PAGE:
One Day in November

by on November 16, 2012 :: 0 comments

Where to begin?

I guess it all started one day in November. I had recently extracted myself from a relationship that I will not mention to spare myself any embarrassment that I might have brought upon myself. I was a fool to think that anything would work with Linda. She wanted to settle down to a life of banal necessity. I played the role I thought she wanted me to play. She talked about Sunday mornings, hot coffee and newspapers. She talked about summer picnics and eventually she talked about marriage and children. I went along with all this, encouraged it even, until finally I could not keep up the charade any longer and my despondency with this life reached its apex. I extricated myself from Linda without even an explanation.

The next few months are difficult for me to recall. The depression and the unsuccessful suicide attempt. I realized that something was fundamentally wrong with me. I am not a normal person. My heart is all wrong. If I had to try to diagnose what my malady was I probably would say I have a strong abandonment complex, which stems from my mother leaving when I was four. My father raised me the best he could. I feel loss and separation more strongly than anyone I know. Although for some reason I do not even think that that was the cause. I did not want to be part of a structure that defined me or a pattern that anyone with a degree could associate with my behavior. In that certain experiences of depression trigger fear and shame, which in turn activate inner critic cognitions. These then activate a fight, flight, and freeze trauma response.

I did not want to be associated with this.

I knew this problem was not indigenous to me by any means, but I felt that I could not discuss it with anyone either. Only when I was the sane, funny Xander did anyone want to have anything to do with me. The morbid, insecure Xander was a pain in the ass and I felt a burden to my friends. It was also my defining characteristic and it made my life a living hell. That’s when everyone I knew started to pull away from me.

Perhaps I was not cut out to be in relationships. Perhaps I could just keep on having meaningless affairs and be a bachelor for the rest of my life. I knew how to do that. I knew how to be alone. I was good at it. I would not hurt anybody. Perhaps the best course for me would be if things did manage to progress that I could be a friend and confidant. If I started out with that simple codex things would be a lot simpler. I did not want to ride the mechanical bull of relationships over and over again.

Why was I this way? I think it had something to do with a girl I was involved with while I was studying drama in college. I thought no barrier that I ever came across could stop me. It was the unstoppable force meets the immovable object paradox. Then the years went by, and my relationship ended, and a little bit of my soul went missing.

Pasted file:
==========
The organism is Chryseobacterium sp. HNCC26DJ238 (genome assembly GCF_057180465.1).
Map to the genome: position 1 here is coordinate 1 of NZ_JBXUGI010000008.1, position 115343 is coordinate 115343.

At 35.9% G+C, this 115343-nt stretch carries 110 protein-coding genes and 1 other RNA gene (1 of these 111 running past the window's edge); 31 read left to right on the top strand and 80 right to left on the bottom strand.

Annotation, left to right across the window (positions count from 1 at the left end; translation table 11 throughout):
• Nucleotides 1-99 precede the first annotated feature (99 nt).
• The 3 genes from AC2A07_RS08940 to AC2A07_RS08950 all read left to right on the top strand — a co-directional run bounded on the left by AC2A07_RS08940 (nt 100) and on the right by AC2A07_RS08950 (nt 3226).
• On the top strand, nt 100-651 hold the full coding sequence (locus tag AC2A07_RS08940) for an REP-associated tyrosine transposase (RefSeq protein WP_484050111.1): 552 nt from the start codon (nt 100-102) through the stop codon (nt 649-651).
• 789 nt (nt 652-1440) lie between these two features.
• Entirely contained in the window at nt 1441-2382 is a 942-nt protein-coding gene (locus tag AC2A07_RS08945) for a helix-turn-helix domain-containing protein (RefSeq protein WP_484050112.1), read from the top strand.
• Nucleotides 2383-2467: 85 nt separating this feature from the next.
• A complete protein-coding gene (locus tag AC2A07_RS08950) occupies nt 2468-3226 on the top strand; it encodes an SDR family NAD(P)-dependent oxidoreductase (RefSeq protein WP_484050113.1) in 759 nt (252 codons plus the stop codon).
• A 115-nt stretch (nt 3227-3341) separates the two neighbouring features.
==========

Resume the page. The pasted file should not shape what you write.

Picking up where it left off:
I floundered around from crappy job to crappy job after graduation, never once fulfilling the talent my drama professor said I had. I drank too much. I started to sleep with women of all shapes and persuasions. I invariably woke up every morning with a kind of mental darkness that shrouded me like a cloak. I felt anxious and most mornings I would forget if anyone was sleeping next to me. If they were with me, I just stayed in bed and waited until they left.

I started to feel better a few years later. I let go of the regrets of my past and decided I had a choice. Either to handle things poorly or to try to handle things well; it’s still a day-to-day proposition. Hope is the only thing that sustains me, that one day something or someone will happen to me that will profoundly change my life.

She came through the door on a Tuesday. I was sitting in a café in a non-descript part of my neighborhood after I was hiding out in the cinema for most of the day. She sat across from me. She pulled out a worn copy of The Secret History by Donna Tartt. I leaned over and told her that it was my favorite book. That is how I met Milly. I moved in with her a few weeks later. It somehow worked. It was overwhelming at times, although I felt like this was what normal people do. So I persevered. It was heavy, but not as heavy as it could be. It was remarkable that I felt content by just playing Scrabble at nights instead of drinking; even trips to the public library were productive.

Slowly by degrees I started to re-enter society. I started to look up my old friends that had forgotten about me. Milly became fast friends with them. They commented on my change of demeanor and I credited Milly with this change. All was forgotten about my past transgressions, and although it was overwhelming, I tried to hold on the best I could. I still have moments when the tears I feel inside me do not flow; they just sit in my eyes making everything easier to look at. These are usually the times when I feel that this day might be my last.

All that disappears when Milly holds my hand, looks into my eyes and says I do.

editors note:

I won’t mention my pain, but get ready to hear my sorrow. But through my misfortune, you’ll find how I grabbed a hold of my golden calf’s horns and rode that beast until it dropped. Maybe you will do the same, after I complain? You should do the same, but hear my story first. – Tyler Malone

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